Property The restoration game: Crossways in leafy Hanwell, west London, has failed to sell at auction and may continue to lie derelict

Plus Six Nations property breakdown, empty homes, homelessness, and rents in UK cities

Nash villa offers the 'grand style' for 6m pounds

Hanover Lodge, a Nash-designed villa in Regent's Park that was once home to a Russian prince and Napoleon's older brother, is up for sale at pounds 6m.

PROPERTY / Houses in the Landscape: Houses for sale: Brick

THE earliest example of herringbone brickwork in Dorset appears on the facade of Abbey House, on the edge of Witchampton village. The main house had a new front added in 1890 but the early Elizabethan brickwork remains intact and has been much admired by the Royal Commission on Historical Monuments. The house warrants a Grade II rating. Set in seven acres of grounds with river frontage between Bournemouth and Salisbury, Abbey House has nine bedrooms, gym and sauna, stabling and a coach house. Savills and Knight Frank & Rutley have priced it at pounds 700,000.

Docklands express

The latest sign of the speed at which good properties sell comes from Docklands, where Duncan Allen and Knight Frank & Rutley last week sold a flat in Telford's Yard in five hours. The buyer viewed at 11am and by 4pm contracts had been exchanged at pounds 120,000.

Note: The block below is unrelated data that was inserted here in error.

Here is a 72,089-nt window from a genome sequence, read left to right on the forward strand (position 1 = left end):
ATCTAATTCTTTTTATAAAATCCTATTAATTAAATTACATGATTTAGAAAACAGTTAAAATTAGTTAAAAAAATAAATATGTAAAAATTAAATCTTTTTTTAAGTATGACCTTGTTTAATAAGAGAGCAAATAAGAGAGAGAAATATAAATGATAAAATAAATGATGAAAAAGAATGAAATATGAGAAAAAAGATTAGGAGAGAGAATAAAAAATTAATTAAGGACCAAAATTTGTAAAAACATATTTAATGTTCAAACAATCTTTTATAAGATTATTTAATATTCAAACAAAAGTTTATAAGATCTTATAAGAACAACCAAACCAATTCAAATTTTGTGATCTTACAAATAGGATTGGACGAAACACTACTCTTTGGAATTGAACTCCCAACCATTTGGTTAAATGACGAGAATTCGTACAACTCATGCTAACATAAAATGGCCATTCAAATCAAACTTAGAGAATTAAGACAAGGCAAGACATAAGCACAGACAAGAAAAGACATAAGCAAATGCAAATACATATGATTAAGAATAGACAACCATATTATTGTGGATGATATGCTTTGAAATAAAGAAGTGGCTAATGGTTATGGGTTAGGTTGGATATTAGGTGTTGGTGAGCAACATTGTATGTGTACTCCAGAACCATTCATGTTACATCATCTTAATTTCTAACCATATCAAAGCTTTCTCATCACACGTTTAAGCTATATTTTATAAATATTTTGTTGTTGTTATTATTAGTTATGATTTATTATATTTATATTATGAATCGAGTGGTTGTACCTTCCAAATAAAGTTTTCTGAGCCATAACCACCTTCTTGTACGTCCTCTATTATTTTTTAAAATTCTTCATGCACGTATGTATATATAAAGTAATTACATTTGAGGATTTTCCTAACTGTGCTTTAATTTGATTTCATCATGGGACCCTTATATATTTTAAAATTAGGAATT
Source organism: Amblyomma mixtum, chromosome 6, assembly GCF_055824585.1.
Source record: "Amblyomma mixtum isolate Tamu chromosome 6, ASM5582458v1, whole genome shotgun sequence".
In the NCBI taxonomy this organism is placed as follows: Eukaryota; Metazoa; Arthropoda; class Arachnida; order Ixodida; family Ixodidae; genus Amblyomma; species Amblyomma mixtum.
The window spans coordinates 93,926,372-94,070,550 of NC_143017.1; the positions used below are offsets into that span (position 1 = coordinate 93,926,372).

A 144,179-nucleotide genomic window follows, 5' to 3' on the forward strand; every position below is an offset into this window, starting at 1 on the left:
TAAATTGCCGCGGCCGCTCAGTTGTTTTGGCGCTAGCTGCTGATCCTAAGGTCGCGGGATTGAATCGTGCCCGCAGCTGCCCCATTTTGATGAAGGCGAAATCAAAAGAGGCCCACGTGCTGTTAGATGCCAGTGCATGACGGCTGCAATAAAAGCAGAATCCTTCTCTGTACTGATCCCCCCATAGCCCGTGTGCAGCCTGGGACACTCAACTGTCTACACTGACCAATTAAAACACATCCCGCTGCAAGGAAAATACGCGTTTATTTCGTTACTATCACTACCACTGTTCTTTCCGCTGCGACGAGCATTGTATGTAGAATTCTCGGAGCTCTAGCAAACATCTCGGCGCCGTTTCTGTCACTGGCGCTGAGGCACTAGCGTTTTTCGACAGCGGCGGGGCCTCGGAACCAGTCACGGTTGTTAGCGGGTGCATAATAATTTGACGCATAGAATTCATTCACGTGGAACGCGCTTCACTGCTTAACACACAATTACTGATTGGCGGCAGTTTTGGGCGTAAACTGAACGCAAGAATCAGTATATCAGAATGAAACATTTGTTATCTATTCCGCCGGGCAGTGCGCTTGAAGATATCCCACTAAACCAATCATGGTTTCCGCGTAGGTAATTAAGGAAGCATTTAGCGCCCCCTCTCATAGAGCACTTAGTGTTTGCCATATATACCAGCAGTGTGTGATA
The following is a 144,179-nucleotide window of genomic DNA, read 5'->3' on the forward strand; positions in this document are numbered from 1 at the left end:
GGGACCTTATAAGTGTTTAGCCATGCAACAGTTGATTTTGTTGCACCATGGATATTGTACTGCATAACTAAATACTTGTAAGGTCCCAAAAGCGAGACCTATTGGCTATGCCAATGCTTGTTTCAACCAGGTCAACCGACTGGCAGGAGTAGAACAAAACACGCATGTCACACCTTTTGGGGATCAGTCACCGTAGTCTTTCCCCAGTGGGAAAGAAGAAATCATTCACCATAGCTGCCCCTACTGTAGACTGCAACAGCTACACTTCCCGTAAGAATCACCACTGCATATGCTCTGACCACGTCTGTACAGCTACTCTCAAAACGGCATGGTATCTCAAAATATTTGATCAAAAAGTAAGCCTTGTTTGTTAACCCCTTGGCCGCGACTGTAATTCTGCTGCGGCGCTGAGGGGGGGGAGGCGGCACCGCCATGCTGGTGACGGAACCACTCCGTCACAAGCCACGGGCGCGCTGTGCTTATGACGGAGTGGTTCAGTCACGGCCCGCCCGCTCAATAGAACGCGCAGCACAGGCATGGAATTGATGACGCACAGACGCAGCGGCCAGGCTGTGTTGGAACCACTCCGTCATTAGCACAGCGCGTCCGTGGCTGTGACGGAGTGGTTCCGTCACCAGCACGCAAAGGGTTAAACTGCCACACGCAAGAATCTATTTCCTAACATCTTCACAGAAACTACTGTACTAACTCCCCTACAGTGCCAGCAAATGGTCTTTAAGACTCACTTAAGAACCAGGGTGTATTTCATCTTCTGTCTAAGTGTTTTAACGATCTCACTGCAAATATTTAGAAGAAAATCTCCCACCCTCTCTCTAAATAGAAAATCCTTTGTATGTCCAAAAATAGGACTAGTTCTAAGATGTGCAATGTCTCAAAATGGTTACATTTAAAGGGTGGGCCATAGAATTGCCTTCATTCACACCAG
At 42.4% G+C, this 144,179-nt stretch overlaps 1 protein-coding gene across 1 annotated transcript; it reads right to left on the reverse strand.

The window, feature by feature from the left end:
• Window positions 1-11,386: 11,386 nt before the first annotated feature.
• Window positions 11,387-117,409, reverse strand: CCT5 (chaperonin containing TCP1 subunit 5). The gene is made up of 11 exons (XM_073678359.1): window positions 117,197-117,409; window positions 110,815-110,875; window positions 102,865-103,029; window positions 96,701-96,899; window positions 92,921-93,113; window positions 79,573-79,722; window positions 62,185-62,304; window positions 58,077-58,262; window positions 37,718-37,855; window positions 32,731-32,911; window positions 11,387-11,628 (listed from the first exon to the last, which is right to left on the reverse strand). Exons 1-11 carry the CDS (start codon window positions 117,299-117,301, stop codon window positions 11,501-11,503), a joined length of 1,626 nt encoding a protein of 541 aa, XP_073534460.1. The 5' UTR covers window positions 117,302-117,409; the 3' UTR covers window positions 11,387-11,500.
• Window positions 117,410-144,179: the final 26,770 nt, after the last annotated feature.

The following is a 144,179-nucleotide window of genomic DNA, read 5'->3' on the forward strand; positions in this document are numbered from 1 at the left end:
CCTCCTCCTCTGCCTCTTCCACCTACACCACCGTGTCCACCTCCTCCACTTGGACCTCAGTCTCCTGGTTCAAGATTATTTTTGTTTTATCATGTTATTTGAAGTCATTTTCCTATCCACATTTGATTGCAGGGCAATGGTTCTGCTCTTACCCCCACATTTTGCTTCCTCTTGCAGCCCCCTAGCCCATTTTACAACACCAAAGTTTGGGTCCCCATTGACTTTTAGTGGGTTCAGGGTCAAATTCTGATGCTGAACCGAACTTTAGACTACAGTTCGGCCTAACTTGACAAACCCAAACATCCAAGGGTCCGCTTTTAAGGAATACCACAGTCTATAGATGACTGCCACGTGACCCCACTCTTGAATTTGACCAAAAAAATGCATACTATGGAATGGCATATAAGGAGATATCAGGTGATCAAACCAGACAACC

'D H Lawrence' sale

One of the most stunning houses in Hampstead village is up for sale. No 1 Elm Row is a four-storey Georgian house, rich in cultural associations. It was home to D H Lawrence in 1923 and provided the backdrop to his short story The Last Laugh. His writing place was the balcony of what is known as the D H Lawrence room. The house is now home to the artist Tom Merrifield, who uses the top floor as a studio. The rest of the house, which has a drawing room, dining room, family room, study and two bedroom suites, retains its rich period features. Knight Frank & Rutley are asking for offers over pounds 1.3m.

Top-notch property market takes off

Quality residential property in prime areas of London has regained almost all the value it lost during the recession and is back to 1989 levels. Estate agents report some family houses, particularly freeholds, up 20 per cent, in the past year.

Developers poised for a killing on hospital

DOZENS of property developers are sitting with their pens poised ready to cross off or add a nought to their bid for one of the biggest chunks of prime London land to hit the market for some time, writes Anne Spackman.

Englishman's castle

Englishmen are once again wealthy enough to call a castle their home. Knight Frank & Rutley report a dramatic increase in the number of English buyers for large country houses. In 1992 they made up just 25 per cent of sales over pounds 750,000. By the end of 1993 the figure had risen to 70 per cent.

'Cupboard' sold for pounds 30,000

London's fabled broom-cupboard market, which reached its zenith in the late 1980s when enormous sums changed hands for flats hardly big enough to fit in a fully grown adult, is showing signs of recovery.